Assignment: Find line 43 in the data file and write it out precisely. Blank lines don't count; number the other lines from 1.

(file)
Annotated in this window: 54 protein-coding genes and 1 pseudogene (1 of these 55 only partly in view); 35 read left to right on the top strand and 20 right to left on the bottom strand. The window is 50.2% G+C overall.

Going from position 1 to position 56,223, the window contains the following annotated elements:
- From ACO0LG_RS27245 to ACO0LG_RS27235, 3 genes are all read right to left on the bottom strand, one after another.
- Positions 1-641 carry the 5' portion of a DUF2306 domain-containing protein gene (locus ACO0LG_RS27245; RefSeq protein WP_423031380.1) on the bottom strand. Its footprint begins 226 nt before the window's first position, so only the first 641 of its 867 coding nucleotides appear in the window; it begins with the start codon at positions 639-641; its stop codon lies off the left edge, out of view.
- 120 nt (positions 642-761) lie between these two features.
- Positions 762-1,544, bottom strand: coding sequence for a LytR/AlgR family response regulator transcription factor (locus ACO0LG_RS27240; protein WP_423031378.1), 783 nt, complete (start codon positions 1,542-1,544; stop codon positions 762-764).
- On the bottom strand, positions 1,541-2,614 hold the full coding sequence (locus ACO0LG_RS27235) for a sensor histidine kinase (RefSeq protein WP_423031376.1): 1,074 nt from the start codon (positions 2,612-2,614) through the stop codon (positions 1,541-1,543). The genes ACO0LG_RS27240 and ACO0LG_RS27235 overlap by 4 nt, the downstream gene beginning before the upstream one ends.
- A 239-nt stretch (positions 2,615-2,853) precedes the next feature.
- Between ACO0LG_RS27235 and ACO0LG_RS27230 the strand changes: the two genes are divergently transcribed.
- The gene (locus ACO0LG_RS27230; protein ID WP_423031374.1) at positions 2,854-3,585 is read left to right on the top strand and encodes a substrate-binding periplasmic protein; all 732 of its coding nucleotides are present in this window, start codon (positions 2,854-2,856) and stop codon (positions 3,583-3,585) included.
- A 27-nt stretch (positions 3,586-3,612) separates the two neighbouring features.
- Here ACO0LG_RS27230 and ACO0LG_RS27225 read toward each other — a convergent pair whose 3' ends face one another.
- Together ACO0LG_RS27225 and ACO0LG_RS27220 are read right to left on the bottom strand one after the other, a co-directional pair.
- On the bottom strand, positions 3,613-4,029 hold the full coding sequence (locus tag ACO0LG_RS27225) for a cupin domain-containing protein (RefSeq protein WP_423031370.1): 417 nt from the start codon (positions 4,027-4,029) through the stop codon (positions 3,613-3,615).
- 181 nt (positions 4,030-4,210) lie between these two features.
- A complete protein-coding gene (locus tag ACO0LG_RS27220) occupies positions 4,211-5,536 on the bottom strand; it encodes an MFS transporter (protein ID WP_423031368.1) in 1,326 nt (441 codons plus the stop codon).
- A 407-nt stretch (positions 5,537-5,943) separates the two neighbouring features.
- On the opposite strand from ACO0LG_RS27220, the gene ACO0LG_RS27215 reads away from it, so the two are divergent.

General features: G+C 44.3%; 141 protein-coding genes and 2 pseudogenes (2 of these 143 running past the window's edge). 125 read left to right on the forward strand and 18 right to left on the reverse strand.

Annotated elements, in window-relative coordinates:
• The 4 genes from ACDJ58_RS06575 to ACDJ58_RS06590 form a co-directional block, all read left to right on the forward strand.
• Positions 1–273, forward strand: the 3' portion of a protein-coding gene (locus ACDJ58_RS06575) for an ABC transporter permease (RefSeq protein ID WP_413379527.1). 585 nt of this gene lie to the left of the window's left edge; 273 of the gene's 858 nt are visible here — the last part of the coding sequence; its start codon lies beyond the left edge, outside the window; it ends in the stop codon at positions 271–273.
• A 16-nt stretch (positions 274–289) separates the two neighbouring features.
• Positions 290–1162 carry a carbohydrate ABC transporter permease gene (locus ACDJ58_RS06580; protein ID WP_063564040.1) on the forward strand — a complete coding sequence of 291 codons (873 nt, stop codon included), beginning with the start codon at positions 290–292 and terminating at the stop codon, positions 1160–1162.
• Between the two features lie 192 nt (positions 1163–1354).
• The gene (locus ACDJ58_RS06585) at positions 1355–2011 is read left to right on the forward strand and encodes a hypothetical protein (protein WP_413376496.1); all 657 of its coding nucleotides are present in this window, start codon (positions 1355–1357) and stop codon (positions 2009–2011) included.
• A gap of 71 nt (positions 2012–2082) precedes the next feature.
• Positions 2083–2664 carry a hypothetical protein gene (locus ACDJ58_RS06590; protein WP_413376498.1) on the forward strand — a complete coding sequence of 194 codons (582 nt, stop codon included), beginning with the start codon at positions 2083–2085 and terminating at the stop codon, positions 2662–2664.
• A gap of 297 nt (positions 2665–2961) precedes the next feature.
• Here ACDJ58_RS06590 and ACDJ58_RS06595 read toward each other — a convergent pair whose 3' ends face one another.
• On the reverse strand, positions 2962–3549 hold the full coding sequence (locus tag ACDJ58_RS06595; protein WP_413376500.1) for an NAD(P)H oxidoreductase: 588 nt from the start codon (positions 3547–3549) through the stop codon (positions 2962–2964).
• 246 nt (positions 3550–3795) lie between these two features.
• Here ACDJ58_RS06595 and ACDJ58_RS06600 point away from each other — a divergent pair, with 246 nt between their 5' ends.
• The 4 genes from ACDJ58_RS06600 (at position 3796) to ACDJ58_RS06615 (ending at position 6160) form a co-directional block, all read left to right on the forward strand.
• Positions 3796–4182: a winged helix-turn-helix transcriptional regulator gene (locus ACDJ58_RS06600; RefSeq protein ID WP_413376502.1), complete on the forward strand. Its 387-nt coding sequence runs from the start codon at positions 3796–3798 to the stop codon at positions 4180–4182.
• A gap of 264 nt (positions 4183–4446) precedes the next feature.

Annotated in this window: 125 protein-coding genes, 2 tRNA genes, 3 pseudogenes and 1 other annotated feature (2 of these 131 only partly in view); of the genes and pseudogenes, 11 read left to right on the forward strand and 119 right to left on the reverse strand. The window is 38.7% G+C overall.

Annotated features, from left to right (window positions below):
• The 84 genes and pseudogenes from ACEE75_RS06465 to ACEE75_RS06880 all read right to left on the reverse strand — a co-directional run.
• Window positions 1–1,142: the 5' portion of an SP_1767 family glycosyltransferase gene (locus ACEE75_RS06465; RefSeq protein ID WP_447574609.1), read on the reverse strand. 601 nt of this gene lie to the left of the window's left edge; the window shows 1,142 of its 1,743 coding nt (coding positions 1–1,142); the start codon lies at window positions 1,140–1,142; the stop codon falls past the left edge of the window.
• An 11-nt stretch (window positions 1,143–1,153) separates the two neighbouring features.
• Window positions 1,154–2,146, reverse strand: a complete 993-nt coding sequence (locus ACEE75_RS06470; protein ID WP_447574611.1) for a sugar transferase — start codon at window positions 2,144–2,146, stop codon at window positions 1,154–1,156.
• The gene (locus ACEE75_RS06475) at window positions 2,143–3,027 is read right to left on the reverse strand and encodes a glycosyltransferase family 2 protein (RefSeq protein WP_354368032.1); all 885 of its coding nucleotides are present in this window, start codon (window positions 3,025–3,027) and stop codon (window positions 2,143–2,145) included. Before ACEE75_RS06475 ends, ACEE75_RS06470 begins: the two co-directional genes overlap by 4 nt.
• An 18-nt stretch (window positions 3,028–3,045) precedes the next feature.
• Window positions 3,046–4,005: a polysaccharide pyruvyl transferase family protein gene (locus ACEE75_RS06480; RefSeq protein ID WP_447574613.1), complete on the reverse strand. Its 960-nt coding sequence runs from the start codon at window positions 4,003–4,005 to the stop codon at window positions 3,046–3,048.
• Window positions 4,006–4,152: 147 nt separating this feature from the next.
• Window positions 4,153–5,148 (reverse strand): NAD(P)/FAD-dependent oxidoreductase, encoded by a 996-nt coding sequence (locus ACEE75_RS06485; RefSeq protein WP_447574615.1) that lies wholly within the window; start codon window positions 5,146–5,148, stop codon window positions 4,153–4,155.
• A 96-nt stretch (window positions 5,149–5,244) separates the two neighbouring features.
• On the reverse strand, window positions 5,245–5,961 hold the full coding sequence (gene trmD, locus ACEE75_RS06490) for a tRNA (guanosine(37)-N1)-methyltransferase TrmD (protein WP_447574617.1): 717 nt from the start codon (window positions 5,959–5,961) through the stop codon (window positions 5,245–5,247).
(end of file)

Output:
• The gene (locus ACEE75_RS06475) at window positions 2,143–3,027 is read right to left on the reverse strand and encodes a glycosyltransferase family 2 protein (RefSeq protein WP_354368032.1); all 885 of its coding nucleotides are present in this window, start codon (window positions 3,025–3,027) and stop codon (window positions 2,143–2,145) included. Before ACEE75_RS06475 ends, ACEE75_RS06470 begins: the two co-directional genes overlap by 4 nt.